October 29, 2021 at 5:00 am ET
As someone with a rare disease, I know how desperate patients and families are for medical breakthroughs. And as a leader of a company striving to answer that call, I also know how harmful current drug pricing proposals being offered up in the Build Back Better Act may be to foster innovation and deliver meaningful therapies to those in need.
While the stated intent behind these proposals is to lower costs, they would instead likely damage the biotechnology industry’s critical research and development efforts over several decades, destroying hope for the patients who need innovation most and exerting government control over patient access to future therapies.
For 10 years, I suffered with pain and inflammation, shuffling between more than 100 doctors, only to hear “you’re an interesting case.” Years later, I was finally diagnosed with a rare disease and an autoimmune disease before being prescribed medication that would allow me to live a better life. Unfortunately, the journey for many other patients to find effective treatment leads to a dead end.
For me, and for patients who share my story, providing my perspective on the harmful proposals being put forward in Congress is personal.
One of the most controversial plans before Congress would empower the government to set the price for medicines and impose stiff penalties on companies that don’t agree to its terms. The result? Companies would be forced to reduce investment in R&D for new medicines for some of the most complex conditions patients face today.
It’s expensive to bring new therapies to market — research, testing, clinical trials and analysis must be done by skilled scientists and physicians over many years — to ensure a drug is safe and effective. When companies lose the ability to set prices that reflect the deep investment in R&D, they also lose the ability to take innovative risks for patients. This translates into the loss of scientific jobs, loss of American competitiveness and fewer life-changing drugs.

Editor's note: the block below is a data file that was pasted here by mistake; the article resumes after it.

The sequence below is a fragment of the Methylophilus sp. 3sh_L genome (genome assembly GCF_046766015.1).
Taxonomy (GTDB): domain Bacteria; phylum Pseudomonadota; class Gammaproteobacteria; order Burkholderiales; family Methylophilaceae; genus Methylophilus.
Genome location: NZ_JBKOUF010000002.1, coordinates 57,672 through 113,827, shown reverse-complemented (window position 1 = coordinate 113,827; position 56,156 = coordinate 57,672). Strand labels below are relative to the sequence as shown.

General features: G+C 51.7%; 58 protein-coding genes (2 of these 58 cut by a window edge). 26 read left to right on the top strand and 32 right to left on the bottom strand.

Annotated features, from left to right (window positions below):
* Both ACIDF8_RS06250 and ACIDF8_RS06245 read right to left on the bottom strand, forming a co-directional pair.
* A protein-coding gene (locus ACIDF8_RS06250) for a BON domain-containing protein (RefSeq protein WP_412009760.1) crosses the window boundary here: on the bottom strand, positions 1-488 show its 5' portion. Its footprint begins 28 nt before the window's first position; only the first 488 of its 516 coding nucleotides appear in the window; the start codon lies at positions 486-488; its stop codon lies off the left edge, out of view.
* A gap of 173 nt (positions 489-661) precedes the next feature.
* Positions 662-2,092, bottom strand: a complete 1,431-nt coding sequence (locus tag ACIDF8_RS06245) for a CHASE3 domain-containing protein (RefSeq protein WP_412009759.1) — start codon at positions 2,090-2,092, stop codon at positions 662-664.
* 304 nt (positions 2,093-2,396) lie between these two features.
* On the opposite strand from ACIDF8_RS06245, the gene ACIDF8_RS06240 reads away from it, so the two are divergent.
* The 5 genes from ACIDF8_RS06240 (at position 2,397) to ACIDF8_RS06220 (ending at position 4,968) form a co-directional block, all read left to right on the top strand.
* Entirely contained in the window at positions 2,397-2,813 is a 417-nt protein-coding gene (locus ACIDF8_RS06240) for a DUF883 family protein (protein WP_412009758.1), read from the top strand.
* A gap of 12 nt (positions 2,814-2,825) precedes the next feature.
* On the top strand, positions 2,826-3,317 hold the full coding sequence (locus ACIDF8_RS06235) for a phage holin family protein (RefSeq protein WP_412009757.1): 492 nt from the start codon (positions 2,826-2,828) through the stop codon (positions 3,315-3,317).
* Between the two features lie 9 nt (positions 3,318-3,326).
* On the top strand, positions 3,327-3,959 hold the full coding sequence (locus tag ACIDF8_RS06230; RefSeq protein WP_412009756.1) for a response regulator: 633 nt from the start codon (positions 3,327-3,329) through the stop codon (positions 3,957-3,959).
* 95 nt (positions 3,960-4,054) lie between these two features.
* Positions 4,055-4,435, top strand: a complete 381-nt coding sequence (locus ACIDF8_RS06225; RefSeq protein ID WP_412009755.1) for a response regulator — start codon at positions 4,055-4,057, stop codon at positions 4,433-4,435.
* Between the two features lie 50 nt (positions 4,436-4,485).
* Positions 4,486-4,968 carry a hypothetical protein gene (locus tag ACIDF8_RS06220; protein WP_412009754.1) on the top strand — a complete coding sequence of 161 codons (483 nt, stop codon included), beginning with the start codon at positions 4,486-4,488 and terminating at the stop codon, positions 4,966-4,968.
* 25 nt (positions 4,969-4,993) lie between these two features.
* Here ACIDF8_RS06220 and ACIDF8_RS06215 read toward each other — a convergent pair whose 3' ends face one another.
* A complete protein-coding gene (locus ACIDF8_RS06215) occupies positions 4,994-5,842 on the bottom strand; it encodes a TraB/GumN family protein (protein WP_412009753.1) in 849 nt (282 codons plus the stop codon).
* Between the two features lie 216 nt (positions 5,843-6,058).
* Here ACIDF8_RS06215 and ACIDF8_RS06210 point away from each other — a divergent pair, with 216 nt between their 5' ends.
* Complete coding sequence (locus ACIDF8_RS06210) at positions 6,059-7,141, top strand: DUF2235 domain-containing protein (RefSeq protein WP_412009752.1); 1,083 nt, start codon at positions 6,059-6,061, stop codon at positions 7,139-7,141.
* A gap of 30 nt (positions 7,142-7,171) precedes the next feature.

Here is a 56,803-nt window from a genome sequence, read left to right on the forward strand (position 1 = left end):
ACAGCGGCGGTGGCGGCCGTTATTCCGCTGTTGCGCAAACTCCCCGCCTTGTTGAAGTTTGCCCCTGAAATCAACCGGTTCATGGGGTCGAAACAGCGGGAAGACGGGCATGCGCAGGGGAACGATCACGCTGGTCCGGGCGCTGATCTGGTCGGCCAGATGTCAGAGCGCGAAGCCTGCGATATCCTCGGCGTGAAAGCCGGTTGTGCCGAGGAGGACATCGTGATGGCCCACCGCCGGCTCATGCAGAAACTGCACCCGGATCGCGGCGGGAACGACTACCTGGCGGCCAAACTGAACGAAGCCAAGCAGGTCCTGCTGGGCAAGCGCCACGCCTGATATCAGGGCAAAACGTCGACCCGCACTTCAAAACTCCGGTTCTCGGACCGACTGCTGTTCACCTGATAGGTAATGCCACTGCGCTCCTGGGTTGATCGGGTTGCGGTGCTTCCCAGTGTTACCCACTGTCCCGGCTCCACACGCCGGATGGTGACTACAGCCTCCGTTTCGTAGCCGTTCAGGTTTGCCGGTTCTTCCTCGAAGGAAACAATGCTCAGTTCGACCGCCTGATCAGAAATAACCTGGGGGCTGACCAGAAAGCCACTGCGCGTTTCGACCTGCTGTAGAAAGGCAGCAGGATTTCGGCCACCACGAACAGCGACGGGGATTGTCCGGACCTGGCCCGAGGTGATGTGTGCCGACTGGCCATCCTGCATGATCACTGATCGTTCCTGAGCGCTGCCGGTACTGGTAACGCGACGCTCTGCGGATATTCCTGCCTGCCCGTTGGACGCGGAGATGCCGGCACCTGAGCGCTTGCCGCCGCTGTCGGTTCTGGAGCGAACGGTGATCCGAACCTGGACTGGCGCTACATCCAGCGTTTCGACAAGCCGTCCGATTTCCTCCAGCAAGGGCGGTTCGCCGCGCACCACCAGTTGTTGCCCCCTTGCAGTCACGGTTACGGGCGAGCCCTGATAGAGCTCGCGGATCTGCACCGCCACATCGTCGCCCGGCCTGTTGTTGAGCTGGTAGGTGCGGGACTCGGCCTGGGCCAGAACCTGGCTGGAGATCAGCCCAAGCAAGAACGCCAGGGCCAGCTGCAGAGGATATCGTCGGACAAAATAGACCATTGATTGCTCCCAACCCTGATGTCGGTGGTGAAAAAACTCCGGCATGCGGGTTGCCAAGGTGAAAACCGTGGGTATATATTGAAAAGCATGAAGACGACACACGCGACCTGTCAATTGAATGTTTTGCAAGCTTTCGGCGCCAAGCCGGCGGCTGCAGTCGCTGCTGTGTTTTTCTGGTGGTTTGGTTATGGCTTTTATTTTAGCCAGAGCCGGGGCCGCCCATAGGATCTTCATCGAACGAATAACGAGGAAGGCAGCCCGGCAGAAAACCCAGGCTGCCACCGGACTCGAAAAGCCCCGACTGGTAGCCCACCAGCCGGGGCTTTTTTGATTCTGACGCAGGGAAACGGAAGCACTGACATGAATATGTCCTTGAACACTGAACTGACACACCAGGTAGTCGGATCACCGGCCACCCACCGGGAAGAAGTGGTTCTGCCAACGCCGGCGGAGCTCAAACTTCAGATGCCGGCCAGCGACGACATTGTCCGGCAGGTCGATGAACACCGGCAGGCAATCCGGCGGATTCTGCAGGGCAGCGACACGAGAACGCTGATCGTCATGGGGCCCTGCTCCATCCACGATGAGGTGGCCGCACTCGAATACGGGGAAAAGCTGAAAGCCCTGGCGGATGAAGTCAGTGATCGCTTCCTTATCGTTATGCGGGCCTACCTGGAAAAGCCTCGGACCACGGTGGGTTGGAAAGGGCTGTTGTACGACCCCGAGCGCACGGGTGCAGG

The White House Council of Economic Advisers paints a grim picture about the impact of government price controls, predicting that as many as 100 fewer drugs will come to market in just the next decade —many of them for rare diseases.
American patients can access nearly 90 percent of the new medicines launched between 2011 and 2017. That number drops to two-thirds in the United Kingdom and half in Canada and France. All three countries have drug price controls.
The most egregious proposed policy mistake Congress is making ignores the deep-rooted causes of U.S. health care spending.
As of 2019, hospital care constituted nearly a third of American health care spending, with the rate of growth expected to increase as high as 5.7 percent per year through 2027. By contrast, during the same time period, prescription drug spending has remained stable. Today, drug spending accounts for just 14 percent of overall health care spending in the United States.
Rather than imposing Medicare price negotiations, Congress should focus instead on policies that address the significant drivers of health care spending.
While companies like Horizon have made strides to bring groundbreaking treatments to Americans living with a rare disease, only 5 percent of the roughly 7,000 known rare diseases have effective treatments today. Improving access and outcomes for these patients and all Americans is a cause we should all be working towards. But it shouldn’t come at the cost of the treatments and cures of tomorrow.
If my story isn’t personal enough, consider that my son’s future is dependent on those cures that are still to come. Like me, he is battling the same rare disease. And together, we are navigating an increasingly complex health care system that makes accessing treatment a constant challenge. As a parent, it’s gut-wrenching when he asks me when I am going to find a medicine that will cure him.
I know we can help him and the loved ones of countless others — but not with Washington on its current path. I urge Congress to reject policies that discount the gains we’ve made for so many patients and that may jeopardize future investments in innovation. Instead, let’s have a real conversation about addressing health care spending in America and creating a sustainable and accessible future where health care innovation is rewarded for all Americans.
Tim Walbert is the chairman, president and chief executive officer of Horizon Therapeutics, a global biotechnology company dedicated to delivering medicines for rare, autoimmune and severe inflammatory diseases.
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